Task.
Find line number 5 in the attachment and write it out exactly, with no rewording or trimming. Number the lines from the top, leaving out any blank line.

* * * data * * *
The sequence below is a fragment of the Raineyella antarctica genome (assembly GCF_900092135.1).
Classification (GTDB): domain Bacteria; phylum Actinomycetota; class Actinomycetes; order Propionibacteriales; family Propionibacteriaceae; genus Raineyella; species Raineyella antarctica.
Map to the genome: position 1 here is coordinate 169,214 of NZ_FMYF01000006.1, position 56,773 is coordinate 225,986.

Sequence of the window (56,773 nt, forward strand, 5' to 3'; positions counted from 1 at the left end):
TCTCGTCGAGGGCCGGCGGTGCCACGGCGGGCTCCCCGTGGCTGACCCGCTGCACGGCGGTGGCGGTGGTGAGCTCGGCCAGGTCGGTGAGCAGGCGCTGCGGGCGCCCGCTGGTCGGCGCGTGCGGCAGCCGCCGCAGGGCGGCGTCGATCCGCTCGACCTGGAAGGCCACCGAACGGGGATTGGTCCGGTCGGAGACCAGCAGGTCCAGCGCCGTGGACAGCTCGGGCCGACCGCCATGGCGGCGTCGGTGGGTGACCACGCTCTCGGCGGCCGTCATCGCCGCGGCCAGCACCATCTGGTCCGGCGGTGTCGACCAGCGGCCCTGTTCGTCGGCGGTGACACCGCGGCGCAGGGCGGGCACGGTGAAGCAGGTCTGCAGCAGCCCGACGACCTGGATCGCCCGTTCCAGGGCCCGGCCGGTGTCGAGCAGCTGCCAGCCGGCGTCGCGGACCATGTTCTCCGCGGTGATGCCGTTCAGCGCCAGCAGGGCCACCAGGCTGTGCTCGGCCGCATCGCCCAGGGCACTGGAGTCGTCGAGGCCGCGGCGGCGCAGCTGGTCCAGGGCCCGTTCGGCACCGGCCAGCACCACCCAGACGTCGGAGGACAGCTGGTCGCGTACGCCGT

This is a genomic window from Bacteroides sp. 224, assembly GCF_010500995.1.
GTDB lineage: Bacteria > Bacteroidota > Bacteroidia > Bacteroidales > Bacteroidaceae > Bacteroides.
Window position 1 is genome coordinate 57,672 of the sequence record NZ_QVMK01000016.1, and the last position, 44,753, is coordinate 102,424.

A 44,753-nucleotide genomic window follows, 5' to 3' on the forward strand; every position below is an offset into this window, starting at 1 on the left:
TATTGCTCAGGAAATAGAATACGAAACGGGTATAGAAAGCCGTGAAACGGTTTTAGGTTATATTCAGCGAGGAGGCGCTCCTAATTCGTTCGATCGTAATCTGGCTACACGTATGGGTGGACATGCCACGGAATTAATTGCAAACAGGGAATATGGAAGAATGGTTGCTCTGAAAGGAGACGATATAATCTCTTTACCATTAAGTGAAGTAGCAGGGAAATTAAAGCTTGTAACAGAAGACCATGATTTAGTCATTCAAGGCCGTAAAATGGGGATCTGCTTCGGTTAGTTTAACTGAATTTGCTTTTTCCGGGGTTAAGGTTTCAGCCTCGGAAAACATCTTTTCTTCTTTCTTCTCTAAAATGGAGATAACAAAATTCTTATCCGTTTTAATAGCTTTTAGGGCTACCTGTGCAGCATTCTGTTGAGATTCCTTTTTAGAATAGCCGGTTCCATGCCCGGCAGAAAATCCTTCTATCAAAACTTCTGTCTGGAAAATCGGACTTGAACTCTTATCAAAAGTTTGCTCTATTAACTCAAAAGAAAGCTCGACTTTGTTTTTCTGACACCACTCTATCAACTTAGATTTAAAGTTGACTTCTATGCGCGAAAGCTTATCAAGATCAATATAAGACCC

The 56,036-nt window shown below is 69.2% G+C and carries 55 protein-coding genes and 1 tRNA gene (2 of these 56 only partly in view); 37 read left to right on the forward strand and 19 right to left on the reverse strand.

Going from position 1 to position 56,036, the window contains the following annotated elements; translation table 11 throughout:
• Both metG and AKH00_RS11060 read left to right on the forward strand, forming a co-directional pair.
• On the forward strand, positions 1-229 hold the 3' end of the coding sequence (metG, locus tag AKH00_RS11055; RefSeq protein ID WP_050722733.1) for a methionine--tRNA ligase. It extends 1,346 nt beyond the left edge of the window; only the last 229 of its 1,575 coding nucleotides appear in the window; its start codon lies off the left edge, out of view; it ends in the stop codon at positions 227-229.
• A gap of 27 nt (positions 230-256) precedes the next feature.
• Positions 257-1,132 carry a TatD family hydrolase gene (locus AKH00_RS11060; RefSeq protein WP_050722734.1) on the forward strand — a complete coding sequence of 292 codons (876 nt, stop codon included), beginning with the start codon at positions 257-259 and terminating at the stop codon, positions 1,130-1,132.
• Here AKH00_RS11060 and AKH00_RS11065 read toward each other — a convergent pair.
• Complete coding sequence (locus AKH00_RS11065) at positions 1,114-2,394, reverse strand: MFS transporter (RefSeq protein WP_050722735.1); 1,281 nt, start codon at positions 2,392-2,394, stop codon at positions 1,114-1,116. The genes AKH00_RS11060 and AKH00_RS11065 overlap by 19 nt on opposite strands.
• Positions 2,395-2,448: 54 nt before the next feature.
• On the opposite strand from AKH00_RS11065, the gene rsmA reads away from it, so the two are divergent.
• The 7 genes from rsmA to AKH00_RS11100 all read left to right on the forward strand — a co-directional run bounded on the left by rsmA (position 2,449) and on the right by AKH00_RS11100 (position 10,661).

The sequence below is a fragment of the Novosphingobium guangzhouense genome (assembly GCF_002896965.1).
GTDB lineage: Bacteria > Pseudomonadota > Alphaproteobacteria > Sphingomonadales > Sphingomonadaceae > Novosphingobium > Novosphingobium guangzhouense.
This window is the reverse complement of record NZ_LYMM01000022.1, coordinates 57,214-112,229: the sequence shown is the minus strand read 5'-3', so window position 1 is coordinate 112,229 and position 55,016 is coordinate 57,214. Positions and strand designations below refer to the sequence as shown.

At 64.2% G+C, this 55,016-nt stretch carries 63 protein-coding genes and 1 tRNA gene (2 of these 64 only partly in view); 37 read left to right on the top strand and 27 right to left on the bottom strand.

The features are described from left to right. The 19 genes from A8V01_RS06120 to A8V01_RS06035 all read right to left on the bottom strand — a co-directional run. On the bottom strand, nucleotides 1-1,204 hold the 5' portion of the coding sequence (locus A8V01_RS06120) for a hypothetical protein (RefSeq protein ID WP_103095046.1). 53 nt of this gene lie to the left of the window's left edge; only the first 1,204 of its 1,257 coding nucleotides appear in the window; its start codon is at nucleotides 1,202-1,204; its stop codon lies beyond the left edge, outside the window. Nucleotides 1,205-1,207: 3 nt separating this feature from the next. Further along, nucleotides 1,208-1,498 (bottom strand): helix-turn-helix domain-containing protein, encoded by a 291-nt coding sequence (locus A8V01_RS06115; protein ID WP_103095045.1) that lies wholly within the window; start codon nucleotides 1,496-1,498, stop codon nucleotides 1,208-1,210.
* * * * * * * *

TCTCGTCGAGGGCCGGCGGTGCCACGGCGGGCTCCCCGTGGCTGACCCGCTGCACGGCGGTGGCGGTGGTGAGCTCGGCCAGGTCGGTGAGCAGGCGCTGCGGGCGCCCGCTGGTCGGCGCGTGCGGCAGCCGCCGCAGGGCGGCGTCGATCCGCTCGACCTGGAAGGCCACCGAACGGGGATTGGTCCGGTCGGAGACCAGCAGGTCCAGCGCCGTGGACAGCTCGGGCCGACCGCCATGGCGGCGTCGGTGGGTGACCACGCTCTCGGCGGCCGTCATCGCCGCGGCCAGCACCATCTGGTCCGGCGGTGTCGACCAGCGGCCCTGTTCGTCGGCGGTGACACCGCGGCGCAGGGCGGGCACGGTGAAGCAGGTCTGCAGCAGCCCGACGACCTGGATCGCCCGTTCCAGGGCCCGGCCGGTGTCGAGCAGCTGCCAGCCGGCGTCGCGGACCATGTTCTCCGCGGTGATGCCGTTCAGCGCCAGCAGGGCCACCAGGCTGTGCTCGGCCGCATCGCCCAGGGCACTGGAGTCGTCGAGGCCGCGGCGGCGCAGCTGGTCCAGGGCCCGTTCGGCACCGGCCAGCACCACCCAGACGTCGGAGGACAGCTGGTCGCGTACGCCGT